Just this week Argentina proudly proclaimed the preparations for the nation’s first large export shipment of Liquefied Natural Gas (LNG). The gas is extracted in the Vaca Muerta field in the Patagonian province of Neuquen. Vaca Muerta (Dead Cow in English) has been heralded as the world’s second largest unconventional oil and gas field. Shipment to customers is planned in a floating storage/production vessel, a sort of boxy oil tanker designed for gas transport. Some marketing genius gave this enormous vessel the moniker Caribbean FLNG. Built in China, and flying a Liberian flag, this single ship has a 29 thousand gross tonnage, the ship itself weighs twelve tonnes. They like to do things big here in Argentina, in China too.
Curiously LNG gas exporters now pay less royalties on exports to the Argentine government. The peso charge in royalties (per US dollar of LNG exported) has been reduced from about four pesos to about two. Meanwhile, just in 2018, the peso has depreciated 50% against the dollar. The effective tax cut of 75% in royalty payments means empty pockets for local government (and less money for the IMF debt repayments) but higher profits. The Argentine Cambiemos government reduced royalties on all mining products, another example of the right-wing government penchant for deficit enlarging policies.
This natural gas comes from new oil and gas exploitation in Vaca Muerta which is mined using destructive and expensive hydraulic fracturing, commonly known as ‘fracking’ and using horizontal drilling. Global greenhouse gasses have risen this year as global emissions resumed upward growth after a short hiatus. If governments really want to control greenhouse gases and maintain a habitable climate, they need to export less and less of such damaging products, but doing this would imply a drop in Argentina’s GDP making the external debt harder to repay. Less mining goes against the logic of the IMF. The Argentine government in a quandary chooses to ignore the environment. All GDP-addicted governments do, those are the rules of the current suicidal system.
If October?s IPCC report is correct, and the IPCC usually err on the side of optimism, then the G20 could guarantee the inevitability of the collapse of human civilization in just twelve years by pumping more CO2 into the atmosphere at current rates. G20 nations together produce about 80% of the world’s greenhouse gases from mining, transport and consumption. This is just the sort of economic activity encouraged by the IMF to prioritise debt repayments. Competitive GDP growth is linked inexorably to the destruction of the environment, it is also a motor for global inequality. How much more evidence will it take to convince our leaders that maximising GDP could be the deciding factor in our mutual destruction, or could it be they more interested in being on the happy side of global inequality?
While three thousand accredited journalists in Buenos Aires write copy on the horse-trading between Saudi and Turkish leaders over the dismembered body of a US journalist. While these same journalists fervently defend ‘free’ trade against a political spat between the US and China, time is running out for our finite and fragile planet.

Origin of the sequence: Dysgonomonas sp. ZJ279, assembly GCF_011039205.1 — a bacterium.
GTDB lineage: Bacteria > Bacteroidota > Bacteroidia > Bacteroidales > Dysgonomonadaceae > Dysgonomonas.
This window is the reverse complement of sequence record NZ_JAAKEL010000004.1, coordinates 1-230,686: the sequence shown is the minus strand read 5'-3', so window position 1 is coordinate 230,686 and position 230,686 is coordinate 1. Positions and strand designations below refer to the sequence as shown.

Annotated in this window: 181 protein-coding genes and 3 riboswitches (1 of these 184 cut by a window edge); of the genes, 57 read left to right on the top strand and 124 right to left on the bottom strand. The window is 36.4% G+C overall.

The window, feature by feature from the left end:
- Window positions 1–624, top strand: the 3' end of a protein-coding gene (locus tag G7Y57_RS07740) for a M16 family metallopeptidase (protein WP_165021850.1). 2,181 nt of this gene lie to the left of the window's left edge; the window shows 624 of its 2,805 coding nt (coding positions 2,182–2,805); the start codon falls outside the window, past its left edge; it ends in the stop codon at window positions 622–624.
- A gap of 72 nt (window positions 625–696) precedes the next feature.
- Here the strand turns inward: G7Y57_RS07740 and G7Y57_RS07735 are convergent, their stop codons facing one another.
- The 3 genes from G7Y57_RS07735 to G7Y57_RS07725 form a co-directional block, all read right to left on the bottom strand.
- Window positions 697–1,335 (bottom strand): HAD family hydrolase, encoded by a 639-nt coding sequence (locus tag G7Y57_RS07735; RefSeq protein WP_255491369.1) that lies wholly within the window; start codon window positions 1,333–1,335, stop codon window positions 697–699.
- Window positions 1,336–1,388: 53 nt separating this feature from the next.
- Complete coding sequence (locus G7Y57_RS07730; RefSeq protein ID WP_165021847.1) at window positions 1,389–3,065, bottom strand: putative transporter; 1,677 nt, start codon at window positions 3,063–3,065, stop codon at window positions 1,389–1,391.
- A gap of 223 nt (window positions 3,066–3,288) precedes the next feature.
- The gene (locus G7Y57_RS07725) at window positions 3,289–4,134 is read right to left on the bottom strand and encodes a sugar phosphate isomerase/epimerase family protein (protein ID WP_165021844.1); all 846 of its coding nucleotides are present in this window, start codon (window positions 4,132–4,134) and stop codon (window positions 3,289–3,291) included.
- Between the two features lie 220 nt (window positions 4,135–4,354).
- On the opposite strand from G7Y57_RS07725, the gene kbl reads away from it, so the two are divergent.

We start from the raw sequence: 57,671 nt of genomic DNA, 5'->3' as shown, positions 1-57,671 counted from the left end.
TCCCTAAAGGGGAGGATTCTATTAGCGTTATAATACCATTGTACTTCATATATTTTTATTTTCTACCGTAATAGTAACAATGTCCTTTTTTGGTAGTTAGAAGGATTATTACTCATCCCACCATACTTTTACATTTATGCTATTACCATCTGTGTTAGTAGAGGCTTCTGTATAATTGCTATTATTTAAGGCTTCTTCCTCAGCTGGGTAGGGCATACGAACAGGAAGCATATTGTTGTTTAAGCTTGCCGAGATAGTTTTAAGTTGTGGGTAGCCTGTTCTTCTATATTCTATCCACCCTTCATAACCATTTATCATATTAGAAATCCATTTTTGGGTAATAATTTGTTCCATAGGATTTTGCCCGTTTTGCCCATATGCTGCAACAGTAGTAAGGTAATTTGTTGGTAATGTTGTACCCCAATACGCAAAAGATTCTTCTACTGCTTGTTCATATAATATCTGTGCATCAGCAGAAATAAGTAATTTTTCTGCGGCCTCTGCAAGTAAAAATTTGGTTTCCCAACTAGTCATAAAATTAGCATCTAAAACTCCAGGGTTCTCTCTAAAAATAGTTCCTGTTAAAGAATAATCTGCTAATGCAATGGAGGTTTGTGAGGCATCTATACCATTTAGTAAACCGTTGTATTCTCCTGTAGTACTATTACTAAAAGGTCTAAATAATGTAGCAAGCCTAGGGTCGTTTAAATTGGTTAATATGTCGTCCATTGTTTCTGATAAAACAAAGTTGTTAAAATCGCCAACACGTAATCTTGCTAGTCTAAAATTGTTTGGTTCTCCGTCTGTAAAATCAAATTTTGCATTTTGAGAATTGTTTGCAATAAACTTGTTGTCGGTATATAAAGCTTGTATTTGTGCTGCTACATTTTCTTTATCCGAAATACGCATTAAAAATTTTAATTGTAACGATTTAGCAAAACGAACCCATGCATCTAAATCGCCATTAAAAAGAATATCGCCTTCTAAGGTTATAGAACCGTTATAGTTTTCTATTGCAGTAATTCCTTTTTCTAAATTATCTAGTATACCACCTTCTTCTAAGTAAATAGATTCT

Turns out this is all about ‘decoupling’.
Economists have proven that GDP growth cannot be ‘decoupled’ from the energy sources that power economic growth. Put simply you need more energy to power more GDP. The planet needs a new energy source. We simply cannot burn all of the rest of the fossil fuels remaining under the planet?s crust into our atmosphere. The problem is analogous to giving an alcoholic a bottle of whiskey and telling him not to drain the last sip. For a while anyway transitioning off fossil fuels will imply less energy consumption and less energy would mean less GDP (not more). This will mean less debt repayments and less economic growth! What would the IMF say?
Scientists tell us we need to get off fossil fuels fast. Such a transition to a new global economy that will consume less energy is incompatible with continuous economic growth, in just the same way as burning ever more fossil fuels is incompatible with life on our planet.
One policy paradox is governments paying oil, coal and gas companies to extract more fossil fuels. The G20 at least said they would try to deal with this issue at the London G20 summit (in 2009). An agreement was reached to eliminate these subsidies in the ‘medium term’. Some progress was made at first but subsidies are again on the rise.
NGO?s, such as the UK-based ODI, track fossil fuel subsidies. The International Energy Agency (IEA) also tracks these subsidies, also tracking CO2 emissions. Despite assurances to remove them, G20 governments continue to subsidise the mining, transportation and consumption of coal, oil and gas. If the Buenos Aires G20 meeting could agree on the complete elimination of fossil fuel subsidies by the end of the decade, it would be an important step. Sadly our leaders have not yet proven themselves willing to do so, instead they are backtracking on the 2009 decision.
The planet is still waiting for the global economy to clean up its act. So too are its human populations, 70% of whom live in G20 nations. The G20 representatives in Buenos Aires hold the keys to making this happen, but the system prevents them from turning the lock and opening the door. Who exactly do these people represent in Argentina if not their citizens that live on their coastlines, on their floodplains, the margins of their deserts, or in their fire-prone forests? Their citizens depend on stable planetary weather systems for their food and, ultimately for the chance to live full lives. We all do. How long do these representatives reckon they can get away with this insanity?
How many more G20 summits will it take for them to act as leaders for a change?
(Copyleft) Tony Phillips